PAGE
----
IF THE TAOS HUM COULD TALK, the mysterious low-frequency buzz might recommend a reading list. That’s not outside the realm of magical realism for the heady old town and its storied literary history. In the 1920s, luminaries such as Mabel Dodge Luhan, D.H. Lawrence, and Willa Cather began bolstering Taos’s reputation as a site of literary pilgrimage. Taos poet laureate Joshua Concha says that legacy’s nucleus lies in the cultural allure of his own Northern Tiwa people at Taos Pueblo. Their captivating oral and artistic traditions, dances, and songs “lend to the mystique that writers like Frank Waters have attempted to capture in their works,” Concha says. 

Taos gets an influx of bookish people this month with the International D.H. Lawrence Conference, July 18–23, and the Taos Writers Conference, July 29–31. But you don’t need to be a conference-goer or writer-in-residence to make a booklover’s pilgrimage to this literary stronghold. 

If you’re heading to Taos via the scenic High Road, break for a stroll in Truchas. When local author John Nichols’s 1974 novel The Milagro Beanfield War was made into a movie, director Robert Redford filmed it here. This 18th-century village remains largely true to the norteño way of life Nichols sought to capture in Milagro, and its dramatic vantage on the Truchas Peaks and the canyons below might just inspire a new draft of something. 

Read More: In the early 20th century, the artistic muse and social provocateur Mabel Dodge Luhan brought the world to Taos and Taos to the world.

In the heart of Taos Plaza, greet the life-size bronze statue of Padre Antonio José Martínez, the influential priest and publisher who used the first press in New Mexico to print its first book, in 1839, and encouraged literacy among Hispanic boys and girls. Then stroll over to the two-story Op.Cit Taos bookstore, in the John Dunn Shops, to check out how Cather portrayed Padre Martínez in Death Comes for the Archbishop while you peruse new and used books, including a fine selection of rare, Southwest-focused titles. A couple blocks over, don’t miss the used bookstore at the headquarters for SOMOS, the Society of the Muse of the Southwest, which sponsors the Taos Writers Conference and other readings and events. The store makes for an eclectic browse, with thousands of titles ranging from $1 to $3 and plenty of offerings from local authors.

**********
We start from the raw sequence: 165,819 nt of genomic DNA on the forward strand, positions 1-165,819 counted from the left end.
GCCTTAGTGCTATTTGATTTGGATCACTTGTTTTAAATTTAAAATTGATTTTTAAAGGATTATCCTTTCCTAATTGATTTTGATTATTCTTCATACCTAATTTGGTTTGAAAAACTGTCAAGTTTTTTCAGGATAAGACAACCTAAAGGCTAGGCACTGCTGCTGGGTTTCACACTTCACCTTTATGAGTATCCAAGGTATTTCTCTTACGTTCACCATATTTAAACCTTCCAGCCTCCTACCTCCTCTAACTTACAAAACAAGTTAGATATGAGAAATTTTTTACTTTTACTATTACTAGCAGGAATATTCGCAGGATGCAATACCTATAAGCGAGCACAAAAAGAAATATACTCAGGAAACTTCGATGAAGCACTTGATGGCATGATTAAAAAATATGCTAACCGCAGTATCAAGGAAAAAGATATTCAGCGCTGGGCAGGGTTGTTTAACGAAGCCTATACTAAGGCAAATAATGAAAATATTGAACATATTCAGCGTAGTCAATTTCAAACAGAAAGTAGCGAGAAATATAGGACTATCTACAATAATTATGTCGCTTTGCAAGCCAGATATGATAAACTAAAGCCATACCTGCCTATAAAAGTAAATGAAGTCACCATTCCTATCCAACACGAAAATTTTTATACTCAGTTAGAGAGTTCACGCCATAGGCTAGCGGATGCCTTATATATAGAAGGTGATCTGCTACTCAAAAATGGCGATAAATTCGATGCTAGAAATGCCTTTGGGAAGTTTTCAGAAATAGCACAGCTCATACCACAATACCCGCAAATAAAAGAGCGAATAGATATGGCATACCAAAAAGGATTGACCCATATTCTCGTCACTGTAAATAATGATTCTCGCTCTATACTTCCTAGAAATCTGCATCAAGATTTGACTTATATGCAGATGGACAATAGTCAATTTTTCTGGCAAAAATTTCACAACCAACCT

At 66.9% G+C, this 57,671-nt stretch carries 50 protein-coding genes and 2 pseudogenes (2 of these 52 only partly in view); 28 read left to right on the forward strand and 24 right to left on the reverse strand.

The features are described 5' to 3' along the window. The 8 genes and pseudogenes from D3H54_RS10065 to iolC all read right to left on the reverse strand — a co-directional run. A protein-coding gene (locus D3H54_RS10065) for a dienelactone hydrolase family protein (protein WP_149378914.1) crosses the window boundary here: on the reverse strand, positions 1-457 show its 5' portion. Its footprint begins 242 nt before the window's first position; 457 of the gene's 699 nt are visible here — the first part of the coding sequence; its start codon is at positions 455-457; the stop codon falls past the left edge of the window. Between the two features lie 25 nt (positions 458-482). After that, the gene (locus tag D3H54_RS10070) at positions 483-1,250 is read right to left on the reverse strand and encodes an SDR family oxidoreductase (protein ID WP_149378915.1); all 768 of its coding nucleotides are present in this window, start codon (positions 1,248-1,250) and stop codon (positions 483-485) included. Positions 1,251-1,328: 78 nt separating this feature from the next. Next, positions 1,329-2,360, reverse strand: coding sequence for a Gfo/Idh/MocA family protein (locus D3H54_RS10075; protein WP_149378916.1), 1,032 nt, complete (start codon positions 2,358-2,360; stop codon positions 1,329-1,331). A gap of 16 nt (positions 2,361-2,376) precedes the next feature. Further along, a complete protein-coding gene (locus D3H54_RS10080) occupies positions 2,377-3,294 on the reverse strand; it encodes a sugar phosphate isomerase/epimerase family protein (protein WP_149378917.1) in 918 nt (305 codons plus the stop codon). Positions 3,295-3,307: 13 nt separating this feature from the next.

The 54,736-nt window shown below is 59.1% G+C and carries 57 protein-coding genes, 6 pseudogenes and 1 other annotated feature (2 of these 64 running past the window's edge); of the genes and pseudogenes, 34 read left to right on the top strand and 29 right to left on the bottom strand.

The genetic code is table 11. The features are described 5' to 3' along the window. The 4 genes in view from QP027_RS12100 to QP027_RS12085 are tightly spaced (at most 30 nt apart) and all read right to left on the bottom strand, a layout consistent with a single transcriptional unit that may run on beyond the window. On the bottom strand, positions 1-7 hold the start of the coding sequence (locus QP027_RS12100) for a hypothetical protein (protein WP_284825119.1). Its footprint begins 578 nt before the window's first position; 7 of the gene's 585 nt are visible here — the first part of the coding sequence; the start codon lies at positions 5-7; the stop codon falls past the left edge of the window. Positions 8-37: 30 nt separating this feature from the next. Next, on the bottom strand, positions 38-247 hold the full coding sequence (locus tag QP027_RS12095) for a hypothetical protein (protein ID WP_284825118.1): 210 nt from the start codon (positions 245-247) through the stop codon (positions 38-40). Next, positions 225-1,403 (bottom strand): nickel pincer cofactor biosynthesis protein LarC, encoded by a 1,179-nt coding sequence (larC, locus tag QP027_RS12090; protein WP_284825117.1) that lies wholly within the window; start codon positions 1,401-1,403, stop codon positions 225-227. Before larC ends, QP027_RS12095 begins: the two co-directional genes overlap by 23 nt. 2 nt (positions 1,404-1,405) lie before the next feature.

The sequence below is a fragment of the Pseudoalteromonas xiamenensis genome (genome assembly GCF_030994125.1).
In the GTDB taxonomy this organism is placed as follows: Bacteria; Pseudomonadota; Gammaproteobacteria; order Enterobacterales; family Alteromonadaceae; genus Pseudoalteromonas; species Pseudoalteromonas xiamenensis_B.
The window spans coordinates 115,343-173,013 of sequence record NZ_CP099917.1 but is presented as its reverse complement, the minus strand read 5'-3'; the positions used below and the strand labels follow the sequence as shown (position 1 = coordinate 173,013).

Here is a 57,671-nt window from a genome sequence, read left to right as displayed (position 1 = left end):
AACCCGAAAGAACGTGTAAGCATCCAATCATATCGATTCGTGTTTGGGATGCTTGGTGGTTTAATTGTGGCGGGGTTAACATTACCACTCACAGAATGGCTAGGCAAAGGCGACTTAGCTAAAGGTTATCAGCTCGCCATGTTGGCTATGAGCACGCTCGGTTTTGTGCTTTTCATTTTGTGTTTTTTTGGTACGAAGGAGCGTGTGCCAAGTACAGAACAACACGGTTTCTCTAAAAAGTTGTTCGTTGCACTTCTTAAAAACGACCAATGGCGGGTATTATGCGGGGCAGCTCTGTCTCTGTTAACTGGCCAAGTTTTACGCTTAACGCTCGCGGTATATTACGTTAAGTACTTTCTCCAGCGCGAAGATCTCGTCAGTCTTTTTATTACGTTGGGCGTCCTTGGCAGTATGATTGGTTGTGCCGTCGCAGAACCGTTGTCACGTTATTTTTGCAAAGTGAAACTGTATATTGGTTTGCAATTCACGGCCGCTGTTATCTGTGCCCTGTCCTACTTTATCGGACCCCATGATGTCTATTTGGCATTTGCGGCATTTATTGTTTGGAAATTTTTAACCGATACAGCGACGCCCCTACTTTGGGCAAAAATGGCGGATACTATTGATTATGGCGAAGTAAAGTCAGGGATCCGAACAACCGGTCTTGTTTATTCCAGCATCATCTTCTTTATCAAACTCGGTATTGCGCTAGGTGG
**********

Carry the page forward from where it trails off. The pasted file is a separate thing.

Some interior windows of the Mabel Dodge Luhan House were hand-painted by D.H. Lawrence and artist Dorothy Brett. Photograph by Lisanne McTernan.

If the Taos literary scene has a soul, it likely hangs out at the Mabel Dodge Luhan House. The rambling charm of the hotel and conference center lures day and overnight guests to delight in the quirky details of Luhan’s one-time home and salon. Lodgings are named after the creative types who came to stay with the literary lioness, and day visitors can take a self-guided tour of the main house during visiting hours. If you’re booking a room, keep an eye out for colorful windows hand-painted by Lawrence and artist Dorothy Brett. The solarium offers 360-degree views of the mountains and Taos Pueblo.  

Poet Lauren Camp, whose book Turquoise Door was inspired by a creative residency in the Luhan house, says it only took a day of living there for the spirit of its former hostess to capture her imagination. “I began trying to understand who this person was, what drove her. From just being there, I started to build poems.” Fans of more luxurious digs might check into another former Luhan property, now a sprawling bed-and-breakfast called Hacienda del Sol, where Waters stayed when he wrote People of the Valley in 1939. 

Read More: In the 1920s, nomadic literary giant D.H. Lawrence found what his soul was seeking in New Mexico. Ninety years later, would his restless spirit still be at home here?

For the British writer Lawrence, who is indelibly linked to Taos despite having lived there for only two years, New Mexico was where “the old world gave way to a new.” Commune with both worlds while driving the bumpy dirt road up to the rustic D.H. Lawrence Ranch, outside Taos in San Cristobal, where you can gaze up at a gnarly old ponderosa pine that was immortalized in paint by a visiting Georgia O’Keeffe (The Lawrence Tree, 1929). The rest of the property houses the Lawrences’ one-time digs and a one-room cabin once occupied by Brett.  

Before leaving, make sure to walk up the path to the Lawrence Memorial, a small, chapel-like building attractively nestled in the forest. There, painted yellow flowers and green vines adorn an altar containing the author’s ashes. It took a mighty three-way fight involving Luhan, Brett, and Lawrence’s widow, Frieda, to get them there—but that’s another story altogether. 

The Lawrence Memorial is a small, chapel-like building nestled in the forest and contains the writer's ashes. Photograph by Teddy Warner.


International D.H. Lawrence Conference. This year’s gathering celebrates the centenary of the author’s arrival in New Mexico. July 18–23

SOMOS’s sixth annual Taos Writers Conference. Jan Smith, director of SOMOS, says its mission includes bringing diverse voices to Taos. Those include this year’s keynote speaker, author Ana Castillo. July 29–31